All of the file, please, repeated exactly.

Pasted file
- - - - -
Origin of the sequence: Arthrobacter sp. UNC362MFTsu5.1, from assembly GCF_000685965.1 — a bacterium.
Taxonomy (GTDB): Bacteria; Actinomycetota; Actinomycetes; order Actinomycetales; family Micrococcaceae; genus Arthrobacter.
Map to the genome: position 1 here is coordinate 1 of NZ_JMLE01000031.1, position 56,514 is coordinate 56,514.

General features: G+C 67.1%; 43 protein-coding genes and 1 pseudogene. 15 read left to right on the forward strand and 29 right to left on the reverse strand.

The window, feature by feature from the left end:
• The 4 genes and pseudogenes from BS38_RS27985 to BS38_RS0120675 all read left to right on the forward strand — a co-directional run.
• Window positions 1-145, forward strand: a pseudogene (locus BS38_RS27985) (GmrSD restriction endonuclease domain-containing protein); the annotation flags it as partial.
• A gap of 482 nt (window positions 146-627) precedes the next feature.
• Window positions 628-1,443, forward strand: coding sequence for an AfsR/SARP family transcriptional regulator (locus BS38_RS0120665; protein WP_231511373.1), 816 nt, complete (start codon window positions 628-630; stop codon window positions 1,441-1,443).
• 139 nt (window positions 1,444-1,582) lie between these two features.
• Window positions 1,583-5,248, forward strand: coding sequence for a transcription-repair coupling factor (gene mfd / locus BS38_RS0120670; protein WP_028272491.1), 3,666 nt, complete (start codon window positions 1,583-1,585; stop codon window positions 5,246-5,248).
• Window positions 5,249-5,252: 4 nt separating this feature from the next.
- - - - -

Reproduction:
Origin of the sequence: Arthrobacter sp. UNC362MFTsu5.1, from assembly GCF_000685965.1 — a bacterium.
Taxonomy (GTDB): Bacteria; Actinomycetota; Actinomycetes; order Actinomycetales; family Micrococcaceae; genus Arthrobacter.
Map to the genome: position 1 here is coordinate 1 of NZ_JMLE01000031.1, position 56,514 is coordinate 56,514.

General features: G+C 67.1%; 43 protein-coding genes and 1 pseudogene. 15 read left to right on the forward strand and 29 right to left on the reverse strand.

The window, feature by feature from the left end:
• The 4 genes and pseudogenes from BS38_RS27985 to BS38_RS0120675 all read left to right on the forward strand — a co-directional run.
• Window positions 1-145, forward strand: a pseudogene (locus BS38_RS27985) (GmrSD restriction endonuclease domain-containing protein); the annotation flags it as partial.
• A gap of 482 nt (window positions 146-627) precedes the next feature.
• Window positions 628-1,443, forward strand: coding sequence for an AfsR/SARP family transcriptional regulator (locus BS38_RS0120665; protein WP_231511373.1), 816 nt, complete (start codon window positions 628-630; stop codon window positions 1,441-1,443).
• 139 nt (window positions 1,444-1,582) lie between these two features.
• Window positions 1,583-5,248, forward strand: coding sequence for a transcription-repair coupling factor (gene mfd / locus BS38_RS0120670; protein WP_028272491.1), 3,666 nt, complete (start codon window positions 1,583-1,585; stop codon window positions 5,246-5,248).
• Window positions 5,249-5,252: 4 nt separating this feature from the next.